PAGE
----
[arin-ppml] Draft Policy ARIN-2019-17: Returned Addresses to the 4.10 Reserved Pool
owen at delong.com
Tue Aug 27 05:10:50 EDT 2019
> On Aug 26, 2019, at 18:09 , Martin Hannigan <hannigan at gmail.com> wrote:
> On Thu, Aug 15, 2019 at 5:10 PM Owen DeLong <owen at delong.com <mailto:owen at delong.com>> wrote:
> Really, it seems to me that this proposal is another attempt at eliminating the waiting list for unmet requests.
> The first attempt (ARIN auctions the space) met with resistance from ARIN’s legal team (for good reason), so now this attempts to sequester the space where it will be hard to distribute rather than allowing the waiting list to have any potential to compete with the transfer market.
> The proposed targets (4.4 and 4.10 pools) are well stocked and unlikely to run out in any useful IPv4 lifetime.
> Data: see "reserved"
> https://www.arin.net/vault/knowledge/statistics/2018.html <https://www.arin.net/vault/knowledge/statistics/2018.html>
> If you look at the numbers you can see a mild acceleration and then what looks like it could be a deceleration of assignments from this pool (and many others ironically). Note, the time period is only a year. My conclusions aren't rock solid as a result. I'm really just eyeballing.
> As such, restocking them from returned space strikes me as just a way to sequester this space where it cannot be used.
> IMHO, this is counter to ARIN’s mission and should not be allowed.
> Do you think having pools of the magnitude and current use profile of 4.10 and perhaps even 4.10 are in need of being re-evaluated?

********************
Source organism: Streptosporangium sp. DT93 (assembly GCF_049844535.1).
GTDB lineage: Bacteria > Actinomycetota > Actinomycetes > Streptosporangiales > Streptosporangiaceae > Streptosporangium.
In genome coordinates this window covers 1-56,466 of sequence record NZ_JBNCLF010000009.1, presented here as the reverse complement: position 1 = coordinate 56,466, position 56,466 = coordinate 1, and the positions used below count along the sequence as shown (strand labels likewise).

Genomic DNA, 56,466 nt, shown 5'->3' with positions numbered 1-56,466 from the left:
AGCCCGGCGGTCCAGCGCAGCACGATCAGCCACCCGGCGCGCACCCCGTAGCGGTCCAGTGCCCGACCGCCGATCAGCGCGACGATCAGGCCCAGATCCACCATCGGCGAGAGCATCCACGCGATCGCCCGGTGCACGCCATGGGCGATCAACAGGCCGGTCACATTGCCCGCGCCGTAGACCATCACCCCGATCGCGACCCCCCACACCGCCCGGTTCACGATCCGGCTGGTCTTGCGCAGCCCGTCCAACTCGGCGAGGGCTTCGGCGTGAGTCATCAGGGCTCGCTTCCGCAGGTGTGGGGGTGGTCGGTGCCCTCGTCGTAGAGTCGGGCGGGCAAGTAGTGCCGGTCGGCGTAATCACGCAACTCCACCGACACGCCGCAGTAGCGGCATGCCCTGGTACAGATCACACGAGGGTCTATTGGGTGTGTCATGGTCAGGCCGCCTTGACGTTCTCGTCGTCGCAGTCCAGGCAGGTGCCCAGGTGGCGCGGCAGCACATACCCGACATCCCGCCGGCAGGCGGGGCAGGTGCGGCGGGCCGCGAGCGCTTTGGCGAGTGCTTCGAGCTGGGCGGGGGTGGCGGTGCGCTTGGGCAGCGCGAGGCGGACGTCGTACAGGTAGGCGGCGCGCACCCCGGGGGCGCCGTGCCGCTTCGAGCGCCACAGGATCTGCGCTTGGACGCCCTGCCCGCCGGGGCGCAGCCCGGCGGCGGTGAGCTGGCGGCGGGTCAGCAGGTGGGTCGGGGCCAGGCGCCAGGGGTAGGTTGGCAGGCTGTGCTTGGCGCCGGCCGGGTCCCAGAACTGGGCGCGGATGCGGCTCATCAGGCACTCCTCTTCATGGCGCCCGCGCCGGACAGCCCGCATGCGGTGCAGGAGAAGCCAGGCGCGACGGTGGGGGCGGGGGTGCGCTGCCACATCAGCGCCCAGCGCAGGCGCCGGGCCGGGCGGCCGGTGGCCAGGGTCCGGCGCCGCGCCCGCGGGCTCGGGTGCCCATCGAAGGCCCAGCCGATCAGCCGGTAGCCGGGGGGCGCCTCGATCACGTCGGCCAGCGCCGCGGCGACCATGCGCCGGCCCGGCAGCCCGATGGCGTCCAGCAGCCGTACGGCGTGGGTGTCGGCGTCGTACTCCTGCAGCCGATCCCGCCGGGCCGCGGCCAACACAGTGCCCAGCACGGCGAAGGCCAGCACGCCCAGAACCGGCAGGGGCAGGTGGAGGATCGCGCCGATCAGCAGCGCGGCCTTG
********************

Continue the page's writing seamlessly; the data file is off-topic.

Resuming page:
> Admittedly, its a little re-arranging of the deck chairs. However, if the waiting list is truly stocked with people who have a need and aren't just using it to hedge against a transfer they already completed it may make sense to make adjustments. And to potentially apply it there. I won't speak to the authors intention on 4.10, but I had a hand in 4.4. I determined and argued for the pool size based on conditions on the ground at the time. Today I would argue IXP growth in NA is somewhat flat, that most are commercial in nature and won't have trouble using the transfer market. Yes, there are some that aren't for profit, but even those usually have an easy time fundraising.
I think that IXPs are a sufficiently important benefit to peering density and interconnection that even if they are commercial, I don’t mind holding a carve-out for them. Note also that 4.4. covers some TLD and Root server addressing needs as well.
I think that the current sizes are working well for not. If we get a couple of years down the road and see that they really aren’t being used (and IPv4 is still perceived as a vital growth commodity), I’d be potentially willing to re-evaluate at that time, but in that case, if we shrank the pools, I’d probably want to use whatever we released to drain the waiting list queue (which I know will make the author’s skin crawl).
> If anything should have a pool, a small pool for the Caribbean makes sense. The contrast in economic conditions and market norms justify it easily in my opinion. Such as the US large volume transit price per mb/s between $0.05 and $0.15 nd for most there we're substantially north of a $1.00.
I’m not sure what the relationship is between transit pricing and the need for IPv4 addresses. If anything, most of the Caribbean economies have a slight advantage in the IPv4 market place as few of them need short prefixes.
I also think that Caribbean transit prices will continue to fall and while they might not reach parity with the US in the next few years, the gap will close.
However, if you do feel that such a carveout would be desirable, please submit a policy proposal. Make sure to cover where the addresses to stock the pool are supposed to come from and what, exactly, are the criteria for consuming from the pool. Lots of details to mask many devils in there, IMHO.
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